It takes a while to develop a pipeline of prospects, which means any savvy salesperson will try to negotiate some sort of base salary that supports them until they can start making sales and drawing their commissions. BTW, any deal you structure with a salesperson must, must, must involve commissions … you want to give them lots of incentive to sell as much as possible. In fact, I personally would be fine with a commission structure where the salesperson has the chance to make more than the owners (but one that tapers the commissions back when they start hitting higher sales plateaus … you don’t want to drain the business).

But I digress … so while you are waiting for them to establish connections, adapt to your proposal and pricing process, find viable prospects, pitch them and land new work, you will be paying them to learn and get up to speed. This could take as little as a couple of months or as long as a year. Are you prepared to carry someone’s salary for 3 months? 6 months? A year? I know of very few small businesses that have the capacity to take on that kind of risk with no guarantee of reward. You either need to have stockpiled for that extra salary or have factored that into your overhead rate ahead of time.

Personally, I would set a probationary period where the salesperson got paid a modest base salary and set benchmark dates by which they need to hit certain sales plateaus. Otherwise you could just be funneling money into a bottomless pit for a long time.

4. Salespeople will eventually move on
Say you got lucky and found the perfect biz dev person and they worked out beautifully. Average tenure for a salesperson is around 19 months. This means that, very likely, every couple of years you have to go out and find another perfect individual and train them and fund them while they get up to speed. On the other hand, you will never leave your business until the day you sell it, close it or turn it over to someone else to run.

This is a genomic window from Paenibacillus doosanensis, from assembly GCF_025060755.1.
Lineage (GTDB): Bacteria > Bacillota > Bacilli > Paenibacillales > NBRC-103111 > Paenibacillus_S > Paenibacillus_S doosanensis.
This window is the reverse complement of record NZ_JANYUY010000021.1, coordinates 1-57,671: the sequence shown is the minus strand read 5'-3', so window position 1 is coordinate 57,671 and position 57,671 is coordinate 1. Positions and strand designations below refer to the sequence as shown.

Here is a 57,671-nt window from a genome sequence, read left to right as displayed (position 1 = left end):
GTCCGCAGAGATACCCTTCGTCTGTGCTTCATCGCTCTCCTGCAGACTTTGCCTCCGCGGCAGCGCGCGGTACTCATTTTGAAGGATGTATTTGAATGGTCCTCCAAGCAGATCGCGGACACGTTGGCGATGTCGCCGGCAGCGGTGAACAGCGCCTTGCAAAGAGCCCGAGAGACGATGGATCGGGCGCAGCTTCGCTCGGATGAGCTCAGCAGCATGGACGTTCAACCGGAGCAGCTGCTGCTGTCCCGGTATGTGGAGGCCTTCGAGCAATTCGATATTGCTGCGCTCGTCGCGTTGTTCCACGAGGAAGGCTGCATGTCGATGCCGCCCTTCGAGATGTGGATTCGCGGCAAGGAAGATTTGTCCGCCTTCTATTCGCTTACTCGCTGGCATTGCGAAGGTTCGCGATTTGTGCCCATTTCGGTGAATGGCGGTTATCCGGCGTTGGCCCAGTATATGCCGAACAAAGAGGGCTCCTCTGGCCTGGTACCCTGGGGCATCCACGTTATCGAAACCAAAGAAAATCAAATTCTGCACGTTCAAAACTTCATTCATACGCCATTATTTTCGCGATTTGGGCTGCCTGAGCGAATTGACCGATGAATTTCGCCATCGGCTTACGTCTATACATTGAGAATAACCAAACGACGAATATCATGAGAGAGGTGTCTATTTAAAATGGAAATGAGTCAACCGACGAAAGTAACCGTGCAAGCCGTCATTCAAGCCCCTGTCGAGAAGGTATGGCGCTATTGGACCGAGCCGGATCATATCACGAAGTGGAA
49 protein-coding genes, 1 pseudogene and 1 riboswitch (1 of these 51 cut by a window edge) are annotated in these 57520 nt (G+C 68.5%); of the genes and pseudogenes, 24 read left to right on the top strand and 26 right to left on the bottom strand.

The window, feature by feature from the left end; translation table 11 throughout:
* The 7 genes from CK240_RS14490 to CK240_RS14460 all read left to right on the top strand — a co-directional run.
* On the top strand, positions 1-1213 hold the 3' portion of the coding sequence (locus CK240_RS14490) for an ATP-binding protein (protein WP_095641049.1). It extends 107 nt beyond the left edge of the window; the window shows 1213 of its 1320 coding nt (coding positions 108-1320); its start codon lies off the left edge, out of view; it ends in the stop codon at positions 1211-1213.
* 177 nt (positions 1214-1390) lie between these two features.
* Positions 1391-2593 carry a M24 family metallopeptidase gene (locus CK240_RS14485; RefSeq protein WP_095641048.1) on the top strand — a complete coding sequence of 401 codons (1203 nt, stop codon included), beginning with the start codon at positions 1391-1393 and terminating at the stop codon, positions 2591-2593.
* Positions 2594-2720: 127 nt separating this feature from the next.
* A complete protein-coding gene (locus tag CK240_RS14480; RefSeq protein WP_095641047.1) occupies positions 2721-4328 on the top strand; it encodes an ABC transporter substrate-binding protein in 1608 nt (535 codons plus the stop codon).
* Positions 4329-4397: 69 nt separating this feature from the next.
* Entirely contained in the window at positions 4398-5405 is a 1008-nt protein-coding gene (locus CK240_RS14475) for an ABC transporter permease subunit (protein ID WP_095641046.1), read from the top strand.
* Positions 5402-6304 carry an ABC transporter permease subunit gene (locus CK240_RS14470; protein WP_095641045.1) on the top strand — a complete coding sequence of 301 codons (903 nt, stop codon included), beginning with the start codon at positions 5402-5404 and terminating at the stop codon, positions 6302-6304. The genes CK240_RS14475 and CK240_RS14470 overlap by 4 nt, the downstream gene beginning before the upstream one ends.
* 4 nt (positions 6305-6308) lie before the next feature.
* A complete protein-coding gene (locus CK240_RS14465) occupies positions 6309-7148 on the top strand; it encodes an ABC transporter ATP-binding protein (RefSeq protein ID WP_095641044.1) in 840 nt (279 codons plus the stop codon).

5. The risks of failure are very high
If/when your new sales hire doesn’t work out, not only have you wasted lots of money but you have also incurred a pretty sizable opportunity cost of all that time that has passed in which you haven’t been developing leads and business yourself. And it will take you time to get back up to speed yourself. You aren’t even back to where you started … you have digressed and now have to scramble to just get back to where you were.

Sounds pretty daunting, doesn’t it?

So, instead of going through all that hell, try this instead:

1. Find other people to take over some of the day-to-day work in the business
This includes assistants, designers, creative directors, programmers, planners, project managers, office managers, etc. By taking some of these responsibilities off your plate, it gives you more time to focus on business development.

2. Train an account manager to do inside sales
Many service-based businesses need help managing accounts or projects. So why not hire an account/project manager to help you with all the busywork and client management duties and then train that person to generate more revenue from your current clients. They will already be getting acclimated to your processes and know how you relate to clients, so training them to find more work from current clients isn’t really a stretch.

3. Slowly groom the account manager to be a salesperson
Take your account manager to networking events with you. Have them sit in on and eventually participate in pitches. Have them help you put together proposals. Soon enough, you have a salesperson ready to hit the ground running. Just make sure you compensate them well enough and that they know that you are willing to take them on your ride to the top and that bigger titles and salaries await them if they stick around.